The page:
Independence expects a strong athletic program this year, as well as a continuance of strong teaching and learning.

Queen’s Grant Community School
6400 Matthews-Mint Hill Road
Mint Hill, NC 28227
704-573-6611 | fax 704-573-0995
Principal: Christy Morrin
Bell Schedule: 8:15 am -3:15 pm
Grades: K-8
Open House: Back to School Night and Bingo August 20, 6-7 pm

Queen’s Grant Community School has seven new teachers this year, as well as additional support staff for at-risk students. Student numbers do not change much from year to year, as there is a cap on enrollment at charter schools. There is a waiting list of 1,300 students this year.
This summer staff were in professional development workshops for the new Common Core standards, and principal Christy Morrin said, “It’s exciting because it increases the level of rigor for kids.”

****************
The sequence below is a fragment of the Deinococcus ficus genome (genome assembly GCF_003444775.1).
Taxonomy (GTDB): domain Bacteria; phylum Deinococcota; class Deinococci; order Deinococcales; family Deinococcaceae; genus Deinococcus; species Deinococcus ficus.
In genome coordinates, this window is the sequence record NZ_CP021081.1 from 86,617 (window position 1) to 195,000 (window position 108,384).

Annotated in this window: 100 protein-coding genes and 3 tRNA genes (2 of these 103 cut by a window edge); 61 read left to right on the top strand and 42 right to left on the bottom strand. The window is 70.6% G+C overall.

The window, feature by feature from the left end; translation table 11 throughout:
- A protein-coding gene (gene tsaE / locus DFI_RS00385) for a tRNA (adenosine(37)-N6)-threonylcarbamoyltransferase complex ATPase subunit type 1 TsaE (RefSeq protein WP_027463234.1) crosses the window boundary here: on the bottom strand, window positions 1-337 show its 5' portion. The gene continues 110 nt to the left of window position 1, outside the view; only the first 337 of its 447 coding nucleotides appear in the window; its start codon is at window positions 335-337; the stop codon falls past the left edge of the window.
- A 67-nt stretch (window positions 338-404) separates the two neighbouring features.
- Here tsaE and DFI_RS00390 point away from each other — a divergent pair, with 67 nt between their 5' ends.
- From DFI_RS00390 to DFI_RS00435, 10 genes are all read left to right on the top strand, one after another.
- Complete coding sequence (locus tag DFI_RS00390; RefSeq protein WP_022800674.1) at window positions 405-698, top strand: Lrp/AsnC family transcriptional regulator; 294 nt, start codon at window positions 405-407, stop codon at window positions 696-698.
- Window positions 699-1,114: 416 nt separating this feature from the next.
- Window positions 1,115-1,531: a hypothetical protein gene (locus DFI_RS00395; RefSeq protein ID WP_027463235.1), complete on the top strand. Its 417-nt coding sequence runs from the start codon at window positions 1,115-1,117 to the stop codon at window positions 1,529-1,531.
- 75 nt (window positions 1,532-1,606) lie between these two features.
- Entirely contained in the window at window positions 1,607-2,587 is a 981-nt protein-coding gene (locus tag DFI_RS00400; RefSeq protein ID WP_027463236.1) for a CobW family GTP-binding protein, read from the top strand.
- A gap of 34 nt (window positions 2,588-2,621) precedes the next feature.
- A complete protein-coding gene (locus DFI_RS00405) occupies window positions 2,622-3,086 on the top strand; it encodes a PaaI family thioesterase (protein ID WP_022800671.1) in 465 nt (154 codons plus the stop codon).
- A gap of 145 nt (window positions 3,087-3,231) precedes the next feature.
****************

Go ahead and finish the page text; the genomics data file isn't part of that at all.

Students and parents can look forward to continued parent involvement. The August 20 open house is a fun meet and greet, with a Bingo event put on by the parent organization.

Queen’s Grant High School
10323 Idlewild Rd
Matthews, NC 28105
704.545.0736 | fax 704.545.0738
Principal: Dr. Mike Smith
Bell Schedule: 7:50 am – 2:30 pm
Grades: 9-12
Open House: Grades 9 and 10 August 20, 5-7 pm; Grades 11 and 12 August 21, 5-7 pm

Queen’s Grant High School has new buildings, a paved parking lot, and practice athletic fields this year. At no cost to the school, thanks to an active parent group, a baseball and soccer field will be available for students on campus. The school is also adding a lacrosse team.
Queen’s Grant will be replacing three teachers and adding two more positions. There is also a new assistant principal, Reginald Flenory, and a new guidance counselor, Alan Voigt.
The parent group, Very Involved Parents, will be providing shirts to teachers with their slogan “Why not here? Why not now?”
Principal Dr. Mike Smith wants his students to be volunteers to learn and looks forward to the new year.